Kurdish man detained after calling Turkey's southeast 'Kurdistan'
A Kurdish man was detained after he called Turkey's southeast "Kurdistan" during a conversation with Mustafa Sarıgül, the leader of the Party for Change in Turkey.
Police have detained a Kurdish man after he called Turkey's southeast "Kurdistan" during a conversation with Mustafa Sarıgül, the leader of the Party for Change in Turkey (TDP).
Sarıgül was visiting shops in the eastern province of Van when Hacı Tunç, a shop owner, told the politician that everyone should be allowed to speak their mother tongues and called the region "Kurdistan," Mesopotamia Agency reported on Nov. 24.
"A friend of ours in Siirt said, 'This place is Kurdistan.' This place was also Kurdistan 2,000 years ago and it will continue to be so. Let's not object to that," Tunç said.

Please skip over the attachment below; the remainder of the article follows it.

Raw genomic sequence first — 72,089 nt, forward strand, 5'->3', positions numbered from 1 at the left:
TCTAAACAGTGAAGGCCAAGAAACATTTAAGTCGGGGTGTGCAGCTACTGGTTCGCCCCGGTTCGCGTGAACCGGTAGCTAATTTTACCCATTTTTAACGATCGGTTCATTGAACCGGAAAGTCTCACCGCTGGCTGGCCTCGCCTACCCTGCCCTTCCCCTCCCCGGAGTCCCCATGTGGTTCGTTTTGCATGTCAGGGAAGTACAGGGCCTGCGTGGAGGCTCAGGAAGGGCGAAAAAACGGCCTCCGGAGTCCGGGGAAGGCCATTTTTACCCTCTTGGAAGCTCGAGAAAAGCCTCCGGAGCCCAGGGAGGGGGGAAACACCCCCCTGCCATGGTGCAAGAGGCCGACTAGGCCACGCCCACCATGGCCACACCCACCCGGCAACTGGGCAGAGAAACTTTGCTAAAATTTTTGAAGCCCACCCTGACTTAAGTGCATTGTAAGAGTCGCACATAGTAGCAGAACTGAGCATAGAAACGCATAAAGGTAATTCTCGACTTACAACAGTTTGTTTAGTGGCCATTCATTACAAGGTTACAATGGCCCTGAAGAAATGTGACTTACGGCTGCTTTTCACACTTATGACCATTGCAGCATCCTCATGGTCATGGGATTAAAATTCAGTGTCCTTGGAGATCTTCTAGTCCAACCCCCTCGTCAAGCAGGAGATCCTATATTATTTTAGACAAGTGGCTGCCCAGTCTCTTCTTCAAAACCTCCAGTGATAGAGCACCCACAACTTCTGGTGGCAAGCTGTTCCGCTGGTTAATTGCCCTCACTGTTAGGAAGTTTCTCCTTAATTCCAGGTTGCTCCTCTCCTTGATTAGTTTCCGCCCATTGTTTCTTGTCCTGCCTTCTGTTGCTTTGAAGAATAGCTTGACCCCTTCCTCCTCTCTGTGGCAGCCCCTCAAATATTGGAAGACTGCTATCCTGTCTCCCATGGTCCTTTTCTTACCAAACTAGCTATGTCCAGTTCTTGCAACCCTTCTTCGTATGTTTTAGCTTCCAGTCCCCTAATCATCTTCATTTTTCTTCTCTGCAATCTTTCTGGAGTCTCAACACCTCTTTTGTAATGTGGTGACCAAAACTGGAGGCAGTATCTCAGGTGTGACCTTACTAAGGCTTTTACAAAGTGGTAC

Tunç was referring to another shop owner, Cemil Taşkesen, in the southeastern province of Siirt, who also called Turkey's southeast "Kurdistan" when speaking with Good (İYİ) Party leader Meral Akşener last month.
Taşkesen was detained shortly after the conversation and was released a day later.
According to Mesopotamia Agency, Tunç was detained after Sarıgül left his shop. His lawyer said that they don't know the reason behind his detention.
Turkish authorities often associate defending the rights of the Kurds with making propaganda of the Kurdistan Workers' Party (PKK).